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Nutcracker 2013

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I went last night (11/30) and will have more to say after I finish my review, but wanted to let people know that the orchestra has recorded a CD of "their" Nut (including the interpolated vocal stuff in act 1) -- it's for sale in the lobby and on their website.

Nut has become a real multi-media event for families -- lots of stuff going on for kids in the lobby before the show and during the intermission, so that it almost went right by me when a couple got engaged in the main lobby during the break!

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I saw PNB's production for a decade wondering what obscure piece by Mozart it was, until I was sitting at the Met at a performance of "Pique Dame," from which I had only heard a couple of excerpts before that performance, et voila! I almost did a happy dance in the middle of the opera.

Edited to add:

PNB re-tweeted this tweet from a parent with photos:


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Talking with some colleagues lately, it’s all “how are you going to write about Nutcracker this year?” I’m lucky, since it’s an anniversary year for this production I got to lead with a little history. We’ve been seeing this production for 30 years, and it’s such a staple that I’d forgotten it was something of a gamble at the beginning. It cost more than they’d budgeted, and the board was worried – could they just do the first act of the new production, and the second act of the Christensen version that they’d been doing? Yikes!

Now this production is a very well-oiled machine, both in the theater and in the lobby. Like most companies, PNB recognizes that this pulls a large audience that only comes to the theater a couple times a year, and in many cases has small children that get fidgety easily. They’ve worked hard to make the whole experience into a ‘special event’ for them – there are photo opportunities all over the lobby, with statues of Sendak’s designs, carolers, an exhibit from the local newspaper’s Nutcracker coloring contest, special snacks… It’s kind of a surprise by the time you get inside the auditorium and there’s a ballet too!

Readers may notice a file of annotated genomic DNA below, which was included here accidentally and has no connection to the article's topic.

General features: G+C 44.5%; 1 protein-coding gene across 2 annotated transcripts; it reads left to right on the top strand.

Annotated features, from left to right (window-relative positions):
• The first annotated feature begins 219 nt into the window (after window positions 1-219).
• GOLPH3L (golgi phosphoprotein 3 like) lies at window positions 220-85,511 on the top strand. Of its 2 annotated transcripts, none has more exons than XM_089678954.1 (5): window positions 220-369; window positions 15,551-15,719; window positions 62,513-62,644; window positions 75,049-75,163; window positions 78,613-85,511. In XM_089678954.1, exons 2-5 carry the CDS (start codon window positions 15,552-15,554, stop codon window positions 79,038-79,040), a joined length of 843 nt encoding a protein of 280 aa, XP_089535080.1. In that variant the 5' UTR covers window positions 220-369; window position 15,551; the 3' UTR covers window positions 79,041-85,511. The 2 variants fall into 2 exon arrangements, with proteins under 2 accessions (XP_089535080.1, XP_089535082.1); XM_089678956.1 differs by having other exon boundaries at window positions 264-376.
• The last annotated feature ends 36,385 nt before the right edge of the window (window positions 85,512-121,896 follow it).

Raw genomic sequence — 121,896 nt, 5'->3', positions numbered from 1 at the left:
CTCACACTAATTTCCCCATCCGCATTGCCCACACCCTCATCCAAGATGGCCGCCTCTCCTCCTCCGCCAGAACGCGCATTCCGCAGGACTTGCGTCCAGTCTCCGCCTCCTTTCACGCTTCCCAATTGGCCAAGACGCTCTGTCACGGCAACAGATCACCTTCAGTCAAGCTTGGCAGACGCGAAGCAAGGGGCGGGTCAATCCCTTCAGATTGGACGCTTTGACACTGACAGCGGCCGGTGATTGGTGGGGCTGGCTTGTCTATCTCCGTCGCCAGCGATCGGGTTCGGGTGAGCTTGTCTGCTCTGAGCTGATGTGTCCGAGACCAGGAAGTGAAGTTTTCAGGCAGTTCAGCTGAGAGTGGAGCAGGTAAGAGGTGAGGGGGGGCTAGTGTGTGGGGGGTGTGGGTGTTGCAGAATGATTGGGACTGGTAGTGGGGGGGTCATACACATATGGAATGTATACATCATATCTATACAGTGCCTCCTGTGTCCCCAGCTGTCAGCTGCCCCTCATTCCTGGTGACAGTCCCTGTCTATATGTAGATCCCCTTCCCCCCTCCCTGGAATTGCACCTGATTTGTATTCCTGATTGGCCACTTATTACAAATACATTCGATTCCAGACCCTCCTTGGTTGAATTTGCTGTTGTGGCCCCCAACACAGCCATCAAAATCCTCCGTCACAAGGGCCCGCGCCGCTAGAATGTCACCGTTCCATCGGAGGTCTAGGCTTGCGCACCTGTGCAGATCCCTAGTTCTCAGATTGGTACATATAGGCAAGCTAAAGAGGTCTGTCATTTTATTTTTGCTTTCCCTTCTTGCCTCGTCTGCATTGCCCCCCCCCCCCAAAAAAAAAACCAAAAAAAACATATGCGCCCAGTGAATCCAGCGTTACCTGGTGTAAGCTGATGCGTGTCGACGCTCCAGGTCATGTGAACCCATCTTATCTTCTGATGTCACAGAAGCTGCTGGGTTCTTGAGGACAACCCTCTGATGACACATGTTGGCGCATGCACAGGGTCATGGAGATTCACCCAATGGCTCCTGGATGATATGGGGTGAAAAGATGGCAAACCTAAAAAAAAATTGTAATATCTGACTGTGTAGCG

Sendak and Stowell tell the original story of Princess Pirlipat and the Mouse King a couple of times in the first act as well as showing it in the designs, so that by the time we get to the second act we ‘read’ the triangle (Clara/Nutcracker/Pasha) very easily. We see it with tiny kids in the prologue, and again with company members as part of a masked entertainment for children. The Pasha runs the second act, taking the part of the Mouse King (he’s the first act Drosselmeyer) so it really emphasizes those relationships. Stowell takes the ‘adult Clara’ route, and give her the SPF music – there’s no Sugar Plum. But he and Sendak break the traditional SPF pas de deux up into its separate parts, and insert them throughout the second act, so it doesn’t really build on itself.

One of the nicest things about Nutcracker is the opportunities it gives to the entire company. This year PNB performs the ballet 31 times, and though a run this long puts stress on everyone it does mean that many dancers get a chance to dance some substantial stuff. November 30 we were already getting substitutions (Margaret Mullin replacing Rachel Foster as Flora) – I’m hoping that they can keep injuries to a minimum since they’ve got Sleeping Beauty coming up after Nut closes.

Opening weekend I got to see Kaori Nakamura and Benjamin Griffiths in the main roles – they gave a very sweet performance. Nakamura was playful in the second act, and Griffiths was just lovely. The technical virtuosity in these roles is subtle – there are opportunities to do splendid things, but the choreography seems built to accommodate a variety of skill sets, which is really useful in a ballet that’s lasted this long and has been performed by so many different people. Nakamura tempered some of her sharpness for Clara, and translated it into attentiveness – she gave a lovely sense of paying attention to where she was. And Griffiths gave one of the purest mime passages I’ve seen here – I doubt there was a person in the audience who didn’t understand the sign language.